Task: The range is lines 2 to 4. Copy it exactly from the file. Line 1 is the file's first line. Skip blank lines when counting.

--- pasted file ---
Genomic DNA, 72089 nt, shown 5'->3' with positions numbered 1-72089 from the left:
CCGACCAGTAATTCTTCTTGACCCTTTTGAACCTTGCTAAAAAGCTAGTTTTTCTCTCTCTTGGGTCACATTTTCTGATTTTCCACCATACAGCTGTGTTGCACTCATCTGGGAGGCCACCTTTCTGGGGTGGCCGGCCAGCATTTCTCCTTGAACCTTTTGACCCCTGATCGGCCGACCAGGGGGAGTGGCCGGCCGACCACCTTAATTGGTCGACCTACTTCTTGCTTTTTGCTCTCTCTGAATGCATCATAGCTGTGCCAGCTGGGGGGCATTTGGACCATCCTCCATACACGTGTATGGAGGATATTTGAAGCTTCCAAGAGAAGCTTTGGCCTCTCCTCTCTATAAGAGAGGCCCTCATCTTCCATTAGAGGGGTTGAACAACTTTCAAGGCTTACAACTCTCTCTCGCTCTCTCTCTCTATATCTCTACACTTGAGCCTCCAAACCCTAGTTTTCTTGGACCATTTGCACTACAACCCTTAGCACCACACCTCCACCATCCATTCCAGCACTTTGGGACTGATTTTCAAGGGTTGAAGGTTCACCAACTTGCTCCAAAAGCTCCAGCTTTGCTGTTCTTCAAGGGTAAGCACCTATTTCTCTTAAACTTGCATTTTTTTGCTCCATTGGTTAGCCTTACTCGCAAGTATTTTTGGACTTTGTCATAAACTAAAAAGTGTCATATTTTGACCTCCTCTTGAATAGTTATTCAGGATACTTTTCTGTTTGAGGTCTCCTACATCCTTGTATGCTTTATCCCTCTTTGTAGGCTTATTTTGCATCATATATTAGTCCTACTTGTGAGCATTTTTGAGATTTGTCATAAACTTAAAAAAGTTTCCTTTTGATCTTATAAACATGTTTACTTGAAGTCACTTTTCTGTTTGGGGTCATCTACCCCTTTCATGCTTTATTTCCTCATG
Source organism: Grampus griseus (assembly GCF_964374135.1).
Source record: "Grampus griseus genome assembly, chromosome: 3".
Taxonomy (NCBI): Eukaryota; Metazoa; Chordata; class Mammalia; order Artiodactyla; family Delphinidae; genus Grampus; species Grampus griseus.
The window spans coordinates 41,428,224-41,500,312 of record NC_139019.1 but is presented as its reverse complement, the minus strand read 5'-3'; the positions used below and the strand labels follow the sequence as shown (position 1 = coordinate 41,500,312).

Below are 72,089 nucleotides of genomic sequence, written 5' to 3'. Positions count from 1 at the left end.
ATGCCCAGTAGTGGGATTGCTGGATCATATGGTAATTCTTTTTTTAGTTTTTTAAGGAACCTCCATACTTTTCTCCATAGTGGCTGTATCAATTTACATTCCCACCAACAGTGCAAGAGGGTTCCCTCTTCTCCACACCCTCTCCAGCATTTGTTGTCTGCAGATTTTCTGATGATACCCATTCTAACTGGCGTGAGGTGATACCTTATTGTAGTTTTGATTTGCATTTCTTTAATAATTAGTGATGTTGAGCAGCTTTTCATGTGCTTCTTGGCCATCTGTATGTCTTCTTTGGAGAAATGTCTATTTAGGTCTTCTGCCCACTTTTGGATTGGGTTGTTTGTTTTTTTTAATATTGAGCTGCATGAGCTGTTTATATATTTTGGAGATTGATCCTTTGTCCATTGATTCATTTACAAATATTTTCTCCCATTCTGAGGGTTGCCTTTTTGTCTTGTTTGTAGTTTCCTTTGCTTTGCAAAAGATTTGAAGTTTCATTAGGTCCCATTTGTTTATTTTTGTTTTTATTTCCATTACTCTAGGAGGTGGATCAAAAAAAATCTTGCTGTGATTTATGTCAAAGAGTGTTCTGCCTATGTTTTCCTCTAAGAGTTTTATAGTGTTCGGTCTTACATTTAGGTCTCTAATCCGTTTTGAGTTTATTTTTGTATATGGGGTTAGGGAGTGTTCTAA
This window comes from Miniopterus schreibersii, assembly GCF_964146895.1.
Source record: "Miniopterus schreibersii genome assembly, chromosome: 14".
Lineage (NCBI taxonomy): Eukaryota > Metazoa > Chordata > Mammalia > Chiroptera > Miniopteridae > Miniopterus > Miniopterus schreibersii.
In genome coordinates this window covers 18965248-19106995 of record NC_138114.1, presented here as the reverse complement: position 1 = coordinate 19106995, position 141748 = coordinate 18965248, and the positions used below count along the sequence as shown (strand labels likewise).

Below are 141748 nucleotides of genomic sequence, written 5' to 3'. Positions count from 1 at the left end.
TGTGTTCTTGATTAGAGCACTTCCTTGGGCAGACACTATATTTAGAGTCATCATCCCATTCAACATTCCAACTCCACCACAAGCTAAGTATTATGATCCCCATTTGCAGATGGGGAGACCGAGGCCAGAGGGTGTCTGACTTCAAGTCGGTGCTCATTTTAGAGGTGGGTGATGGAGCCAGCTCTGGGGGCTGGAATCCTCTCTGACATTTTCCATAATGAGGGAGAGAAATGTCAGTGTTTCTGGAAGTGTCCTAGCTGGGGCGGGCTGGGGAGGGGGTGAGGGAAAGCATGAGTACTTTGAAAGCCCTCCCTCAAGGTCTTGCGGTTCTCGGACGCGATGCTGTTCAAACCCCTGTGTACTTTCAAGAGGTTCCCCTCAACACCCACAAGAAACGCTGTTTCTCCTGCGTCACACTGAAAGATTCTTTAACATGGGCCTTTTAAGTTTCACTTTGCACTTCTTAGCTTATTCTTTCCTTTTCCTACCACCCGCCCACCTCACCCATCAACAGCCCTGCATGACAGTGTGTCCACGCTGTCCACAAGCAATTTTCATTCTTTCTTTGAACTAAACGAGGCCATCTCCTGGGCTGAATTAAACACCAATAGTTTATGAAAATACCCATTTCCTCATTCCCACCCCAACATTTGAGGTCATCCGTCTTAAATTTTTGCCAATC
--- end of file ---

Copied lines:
CCGACCAGTAATTCTTCTTGACCCTTTTGAACCTTGCTAAAAAGCTAGTTTTTCTCTCTCTTGGGTCACATTTTCTGATTTTCCACCATACAGCTGTGTTGCACTCATCTGGGAGGCCACCTTTCTGGGGTGGCCGGCCAGCATTTCTCCTTGAACCTTTTGACCCCTGATCGGCCGACCAGGGGGAGTGGCCGGCCGACCACCTTAATTGGTCGACCTACTTCTTGCTTTTTGCTCTCTCTGAATGCATCATAGCTGTGCCAGCTGGGGGGCATTTGGACCATCCTCCATACACGTGTATGGAGGATATTTGAAGCTTCCAAGAGAAGCTTTGGCCTCTCCTCTCTATAAGAGAGGCCCTCATCTTCCATTAGAGGGGTTGAACAACTTTCAAGGCTTACAACTCTCTCTCGCTCTCTCTCTCTATATCTCTACACTTGAGCCTCCAAACCCTAGTTTTCTTGGACCATTTGCACTACAACCCTTAGCACCACACCTCCACCATCCATTCCAGCACTTTGGGACTGATTTTCAAGGGTTGAAGGTTCACCAACTTGCTCCAAAAGCTCCAGCTTTGCTGTTCTTCAAGGGTAAGCACCTATTTCTCTTAAACTTGCATTTTTTTGCTCCATTGGTTAGCCTTACTCGCAAGTATTTTTGGACTTTGTCATAAACTAAAAAGTGTCATATTTTGACCTCCTCTTGAATAGTTATTCAGGATACTTTTCTGTTTGAGGTCTCCTACATCCTTGTATGCTTTATCCCTCTTTGTAGGCTTATTTTGCATCATATATTAGTCCTACTTGTGAGCATTTTTGAGATTTGTCATAAACTTAAAAAAGTTTCCTTTTGATCTTATAAACATGTTTACTTGAAGTCACTTTTCTGTTTGGGGTCATCTACCCCTTTCATGCTTTATTTCCTCATG
Source organism: Grampus griseus (assembly GCF_964374135.1).
Source record: "Grampus griseus genome assembly, chromosome: 3".